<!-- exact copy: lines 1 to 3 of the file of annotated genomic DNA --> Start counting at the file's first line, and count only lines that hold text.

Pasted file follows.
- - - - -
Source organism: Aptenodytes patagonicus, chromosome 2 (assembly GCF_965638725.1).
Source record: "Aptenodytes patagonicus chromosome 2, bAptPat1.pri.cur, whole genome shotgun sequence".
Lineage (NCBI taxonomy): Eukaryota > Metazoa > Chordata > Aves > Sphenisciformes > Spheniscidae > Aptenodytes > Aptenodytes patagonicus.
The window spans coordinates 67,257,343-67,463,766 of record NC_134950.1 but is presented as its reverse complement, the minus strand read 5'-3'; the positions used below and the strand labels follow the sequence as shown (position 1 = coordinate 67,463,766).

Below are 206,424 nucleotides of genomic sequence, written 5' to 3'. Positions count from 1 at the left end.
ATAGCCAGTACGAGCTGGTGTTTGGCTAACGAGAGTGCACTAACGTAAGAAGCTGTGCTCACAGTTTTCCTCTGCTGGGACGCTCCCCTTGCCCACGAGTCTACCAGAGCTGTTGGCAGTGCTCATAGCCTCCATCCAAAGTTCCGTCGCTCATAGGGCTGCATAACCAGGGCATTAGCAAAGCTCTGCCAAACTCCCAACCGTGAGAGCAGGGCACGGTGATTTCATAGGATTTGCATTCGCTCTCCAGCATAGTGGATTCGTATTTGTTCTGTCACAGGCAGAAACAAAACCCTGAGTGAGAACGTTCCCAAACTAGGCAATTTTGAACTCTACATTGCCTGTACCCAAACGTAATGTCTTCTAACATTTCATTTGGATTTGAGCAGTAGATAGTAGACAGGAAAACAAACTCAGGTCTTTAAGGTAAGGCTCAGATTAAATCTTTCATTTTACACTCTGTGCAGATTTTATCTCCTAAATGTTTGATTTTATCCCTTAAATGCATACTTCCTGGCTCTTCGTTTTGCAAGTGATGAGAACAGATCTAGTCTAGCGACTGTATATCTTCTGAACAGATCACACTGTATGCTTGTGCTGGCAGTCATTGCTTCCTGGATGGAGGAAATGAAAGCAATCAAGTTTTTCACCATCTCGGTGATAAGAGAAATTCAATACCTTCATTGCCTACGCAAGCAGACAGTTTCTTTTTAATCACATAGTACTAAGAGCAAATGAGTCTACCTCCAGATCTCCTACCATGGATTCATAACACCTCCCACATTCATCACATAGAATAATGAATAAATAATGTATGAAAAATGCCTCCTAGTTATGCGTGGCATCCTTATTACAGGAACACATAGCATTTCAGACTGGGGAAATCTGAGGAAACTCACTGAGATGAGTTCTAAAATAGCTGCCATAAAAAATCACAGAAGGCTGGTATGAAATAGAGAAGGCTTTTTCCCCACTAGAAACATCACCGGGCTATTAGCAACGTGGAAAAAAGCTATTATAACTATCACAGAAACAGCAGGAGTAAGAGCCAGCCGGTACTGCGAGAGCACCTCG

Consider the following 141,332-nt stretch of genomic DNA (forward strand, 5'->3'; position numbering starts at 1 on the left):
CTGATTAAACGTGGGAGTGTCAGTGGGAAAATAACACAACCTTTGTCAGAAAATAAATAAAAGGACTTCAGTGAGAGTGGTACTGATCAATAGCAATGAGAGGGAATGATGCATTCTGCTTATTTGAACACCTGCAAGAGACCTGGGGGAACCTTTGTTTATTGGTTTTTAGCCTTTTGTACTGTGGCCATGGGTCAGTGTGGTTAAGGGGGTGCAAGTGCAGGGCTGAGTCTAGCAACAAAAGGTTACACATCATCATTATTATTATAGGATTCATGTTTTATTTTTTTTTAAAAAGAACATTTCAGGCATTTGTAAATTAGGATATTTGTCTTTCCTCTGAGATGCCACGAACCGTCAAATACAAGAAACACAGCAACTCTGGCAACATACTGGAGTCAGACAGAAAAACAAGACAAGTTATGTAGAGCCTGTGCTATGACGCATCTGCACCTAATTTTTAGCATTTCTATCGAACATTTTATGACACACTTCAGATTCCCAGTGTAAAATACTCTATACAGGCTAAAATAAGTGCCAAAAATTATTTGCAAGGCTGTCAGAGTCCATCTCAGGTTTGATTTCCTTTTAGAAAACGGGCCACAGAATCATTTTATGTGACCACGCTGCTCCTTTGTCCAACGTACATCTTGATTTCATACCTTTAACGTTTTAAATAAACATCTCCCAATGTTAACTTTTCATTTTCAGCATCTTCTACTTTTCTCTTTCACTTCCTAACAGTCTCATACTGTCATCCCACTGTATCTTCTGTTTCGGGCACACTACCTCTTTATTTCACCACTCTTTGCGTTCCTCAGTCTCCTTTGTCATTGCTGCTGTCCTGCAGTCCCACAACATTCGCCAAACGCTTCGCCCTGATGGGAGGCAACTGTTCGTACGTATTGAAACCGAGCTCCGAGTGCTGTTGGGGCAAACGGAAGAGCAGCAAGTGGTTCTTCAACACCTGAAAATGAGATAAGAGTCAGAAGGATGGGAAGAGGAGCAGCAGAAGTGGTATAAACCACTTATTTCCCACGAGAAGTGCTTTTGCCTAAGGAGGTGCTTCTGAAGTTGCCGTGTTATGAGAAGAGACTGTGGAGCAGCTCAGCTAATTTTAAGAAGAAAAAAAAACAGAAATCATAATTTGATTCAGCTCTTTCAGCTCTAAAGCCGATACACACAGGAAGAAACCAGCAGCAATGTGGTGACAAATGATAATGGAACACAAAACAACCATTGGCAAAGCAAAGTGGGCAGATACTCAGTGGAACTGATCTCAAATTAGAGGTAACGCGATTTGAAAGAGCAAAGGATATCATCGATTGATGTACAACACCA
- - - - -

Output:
Source organism: Aptenodytes patagonicus, chromosome 2 (assembly GCF_965638725.1).
Source record: "Aptenodytes patagonicus chromosome 2, bAptPat1.pri.cur, whole genome shotgun sequence".
Lineage (NCBI taxonomy): Eukaryota > Metazoa > Chordata > Aves > Sphenisciformes > Spheniscidae > Aptenodytes > Aptenodytes patagonicus.